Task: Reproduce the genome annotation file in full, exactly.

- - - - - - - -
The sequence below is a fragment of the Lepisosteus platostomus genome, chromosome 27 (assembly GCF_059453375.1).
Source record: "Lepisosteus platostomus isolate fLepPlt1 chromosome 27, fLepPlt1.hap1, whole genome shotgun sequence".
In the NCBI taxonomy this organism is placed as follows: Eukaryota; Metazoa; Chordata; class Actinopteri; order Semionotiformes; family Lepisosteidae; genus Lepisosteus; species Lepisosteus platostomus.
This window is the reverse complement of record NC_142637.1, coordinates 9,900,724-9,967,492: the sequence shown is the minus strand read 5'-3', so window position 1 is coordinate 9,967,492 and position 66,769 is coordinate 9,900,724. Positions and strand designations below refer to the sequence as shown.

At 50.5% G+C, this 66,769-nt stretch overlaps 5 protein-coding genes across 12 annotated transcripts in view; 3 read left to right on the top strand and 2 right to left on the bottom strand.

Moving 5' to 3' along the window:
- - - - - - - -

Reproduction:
The sequence below is a fragment of the Lepisosteus platostomus genome, chromosome 27 (assembly GCF_059453375.1).
Source record: "Lepisosteus platostomus isolate fLepPlt1 chromosome 27, fLepPlt1.hap1, whole genome shotgun sequence".
In the NCBI taxonomy this organism is placed as follows: Eukaryota; Metazoa; Chordata; class Actinopteri; order Semionotiformes; family Lepisosteidae; genus Lepisosteus; species Lepisosteus platostomus.
This window is the reverse complement of record NC_142637.1, coordinates 9,900,724-9,967,492: the sequence shown is the minus strand read 5'-3', so window position 1 is coordinate 9,967,492 and position 66,769 is coordinate 9,900,724. Positions and strand designations below refer to the sequence as shown.

At 50.5% G+C, this 66,769-nt stretch overlaps 5 protein-coding genes across 12 annotated transcripts in view; 3 read left to right on the top strand and 2 right to left on the bottom strand.

Moving 5' to 3' along the window: